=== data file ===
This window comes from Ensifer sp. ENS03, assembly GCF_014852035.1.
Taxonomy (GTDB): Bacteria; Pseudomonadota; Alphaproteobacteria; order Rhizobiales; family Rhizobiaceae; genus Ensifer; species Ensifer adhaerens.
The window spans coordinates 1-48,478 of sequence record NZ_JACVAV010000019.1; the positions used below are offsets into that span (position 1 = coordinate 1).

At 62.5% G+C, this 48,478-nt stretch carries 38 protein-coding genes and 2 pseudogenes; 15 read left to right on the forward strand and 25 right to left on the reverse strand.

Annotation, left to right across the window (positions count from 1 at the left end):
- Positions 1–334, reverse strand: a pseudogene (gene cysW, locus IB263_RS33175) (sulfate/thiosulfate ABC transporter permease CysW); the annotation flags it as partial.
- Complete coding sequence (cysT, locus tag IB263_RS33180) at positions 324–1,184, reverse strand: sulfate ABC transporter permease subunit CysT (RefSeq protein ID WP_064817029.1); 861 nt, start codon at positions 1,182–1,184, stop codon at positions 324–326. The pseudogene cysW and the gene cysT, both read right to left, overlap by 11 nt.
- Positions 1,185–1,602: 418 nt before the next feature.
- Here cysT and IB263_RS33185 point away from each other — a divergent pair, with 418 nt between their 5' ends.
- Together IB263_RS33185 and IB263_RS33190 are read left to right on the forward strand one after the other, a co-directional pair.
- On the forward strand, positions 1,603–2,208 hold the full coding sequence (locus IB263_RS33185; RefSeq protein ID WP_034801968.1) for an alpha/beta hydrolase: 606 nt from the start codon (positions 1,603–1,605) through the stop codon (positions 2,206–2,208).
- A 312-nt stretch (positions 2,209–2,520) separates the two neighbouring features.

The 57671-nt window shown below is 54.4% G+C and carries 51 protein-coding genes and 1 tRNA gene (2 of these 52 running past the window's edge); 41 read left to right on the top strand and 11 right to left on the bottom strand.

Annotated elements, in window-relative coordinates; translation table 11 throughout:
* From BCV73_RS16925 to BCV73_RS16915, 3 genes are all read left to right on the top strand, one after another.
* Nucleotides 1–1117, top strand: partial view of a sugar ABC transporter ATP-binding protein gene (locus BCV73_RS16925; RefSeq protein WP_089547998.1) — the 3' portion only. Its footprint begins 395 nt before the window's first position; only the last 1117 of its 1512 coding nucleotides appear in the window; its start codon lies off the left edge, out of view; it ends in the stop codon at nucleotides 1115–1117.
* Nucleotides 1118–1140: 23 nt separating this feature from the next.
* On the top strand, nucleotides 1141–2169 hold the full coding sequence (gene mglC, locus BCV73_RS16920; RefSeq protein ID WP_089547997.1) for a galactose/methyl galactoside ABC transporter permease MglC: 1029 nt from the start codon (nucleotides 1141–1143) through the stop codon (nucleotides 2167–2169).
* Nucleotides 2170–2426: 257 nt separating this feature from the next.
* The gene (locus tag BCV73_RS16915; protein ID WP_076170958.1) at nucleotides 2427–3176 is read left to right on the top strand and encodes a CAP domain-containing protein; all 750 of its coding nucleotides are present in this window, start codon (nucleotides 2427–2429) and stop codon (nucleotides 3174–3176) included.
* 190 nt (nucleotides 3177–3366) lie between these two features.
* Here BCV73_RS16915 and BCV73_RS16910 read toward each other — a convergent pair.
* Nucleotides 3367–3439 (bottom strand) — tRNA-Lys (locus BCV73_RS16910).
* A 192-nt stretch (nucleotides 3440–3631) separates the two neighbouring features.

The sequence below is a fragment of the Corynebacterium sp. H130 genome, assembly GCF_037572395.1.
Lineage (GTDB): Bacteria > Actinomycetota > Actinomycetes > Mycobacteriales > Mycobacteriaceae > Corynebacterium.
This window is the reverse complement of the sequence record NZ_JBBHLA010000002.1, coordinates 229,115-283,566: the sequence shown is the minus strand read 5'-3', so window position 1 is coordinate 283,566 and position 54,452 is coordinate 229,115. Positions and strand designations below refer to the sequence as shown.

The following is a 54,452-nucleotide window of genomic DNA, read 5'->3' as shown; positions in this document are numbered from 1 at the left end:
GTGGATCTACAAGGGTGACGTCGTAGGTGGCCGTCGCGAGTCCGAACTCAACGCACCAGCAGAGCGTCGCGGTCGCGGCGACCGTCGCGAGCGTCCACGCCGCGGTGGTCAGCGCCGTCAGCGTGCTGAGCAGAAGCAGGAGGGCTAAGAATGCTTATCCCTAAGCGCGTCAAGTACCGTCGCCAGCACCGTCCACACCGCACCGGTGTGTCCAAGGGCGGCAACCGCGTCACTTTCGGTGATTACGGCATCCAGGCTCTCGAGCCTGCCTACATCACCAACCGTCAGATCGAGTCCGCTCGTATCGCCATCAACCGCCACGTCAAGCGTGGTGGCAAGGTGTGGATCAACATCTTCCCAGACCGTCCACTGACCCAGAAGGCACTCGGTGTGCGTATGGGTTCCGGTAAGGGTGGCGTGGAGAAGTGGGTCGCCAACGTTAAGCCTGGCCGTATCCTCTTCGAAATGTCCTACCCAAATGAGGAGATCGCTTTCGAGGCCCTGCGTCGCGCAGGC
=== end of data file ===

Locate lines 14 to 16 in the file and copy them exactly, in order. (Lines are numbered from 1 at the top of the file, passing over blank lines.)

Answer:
Annotated elements, in window-relative coordinates; translation table 11 throughout:
* From BCV73_RS16925 to BCV73_RS16915, 3 genes are all read left to right on the top strand, one after another.
* Nucleotides 1–1117, top strand: partial view of a sugar ABC transporter ATP-binding protein gene (locus BCV73_RS16925; RefSeq protein WP_089547998.1) — the 3' portion only. Its footprint begins 395 nt before the window's first position; only the last 1117 of its 1512 coding nucleotides appear in the window; its start codon lies off the left edge, out of view; it ends in the stop codon at nucleotides 1115–1117.